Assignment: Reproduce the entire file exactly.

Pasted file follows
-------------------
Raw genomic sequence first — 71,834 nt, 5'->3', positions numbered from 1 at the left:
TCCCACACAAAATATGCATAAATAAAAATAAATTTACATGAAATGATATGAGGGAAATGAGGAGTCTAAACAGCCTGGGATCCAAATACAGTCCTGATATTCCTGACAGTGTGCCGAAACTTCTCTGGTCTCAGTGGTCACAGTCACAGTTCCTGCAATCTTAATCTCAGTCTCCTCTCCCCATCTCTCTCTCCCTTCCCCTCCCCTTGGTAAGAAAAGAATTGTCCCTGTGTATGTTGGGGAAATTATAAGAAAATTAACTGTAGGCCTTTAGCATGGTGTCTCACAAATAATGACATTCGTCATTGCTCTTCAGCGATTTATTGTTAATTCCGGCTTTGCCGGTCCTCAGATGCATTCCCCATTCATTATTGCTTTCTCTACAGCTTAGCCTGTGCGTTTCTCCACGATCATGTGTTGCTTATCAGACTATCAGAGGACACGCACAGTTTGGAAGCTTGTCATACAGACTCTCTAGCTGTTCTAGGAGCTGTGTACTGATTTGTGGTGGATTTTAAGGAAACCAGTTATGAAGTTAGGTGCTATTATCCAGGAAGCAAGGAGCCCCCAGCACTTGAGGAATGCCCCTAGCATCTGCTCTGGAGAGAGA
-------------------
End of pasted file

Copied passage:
Raw genomic sequence first — 71,834 nt, 5'->3', positions numbered from 1 at the left:
TCCCACACAAAATATGCATAAATAAAAATAAATTTACATGAAATGATATGAGGGAAATGAGGAGTCTAAACAGCCTGGGATCCAAATACAGTCCTGATATTCCTGACAGTGTGCCGAAACTTCTCTGGTCTCAGTGGTCACAGTCACAGTTCCTGCAATCTTAATCTCAGTCTCCTCTCCCCATCTCTCTCTCCCTTCCCCTCCCCTTGGTAAGAAAAGAATTGTCCCTGTGTATGTTGGGGAAATTATAAGAAAATTAACTGTAGGCCTTTAGCATGGTGTCTCACAAATAATGACATTCGTCATTGCTCTTCAGCGATTTATTGTTAATTCCGGCTTTGCCGGTCCTCAGATGCATTCCCCATTCATTATTGCTTTCTCTACAGCTTAGCCTGTGCGTTTCTCCACGATCATGTGTTGCTTATCAGACTATCAGAGGACACGCACAGTTTGGAAGCTTGTCATACAGACTCTCTAGCTGTTCTAGGAGCTGTGTACTGATTTGTGGTGGATTTTAAGGAAACCAGTTATGAAGTTAGGTGCTATTATCCAGGAAGCAAGGAGCCCCCAGCACTTGAGGAATGCCCCTAGCATCTGCTCTGGAGAGAGA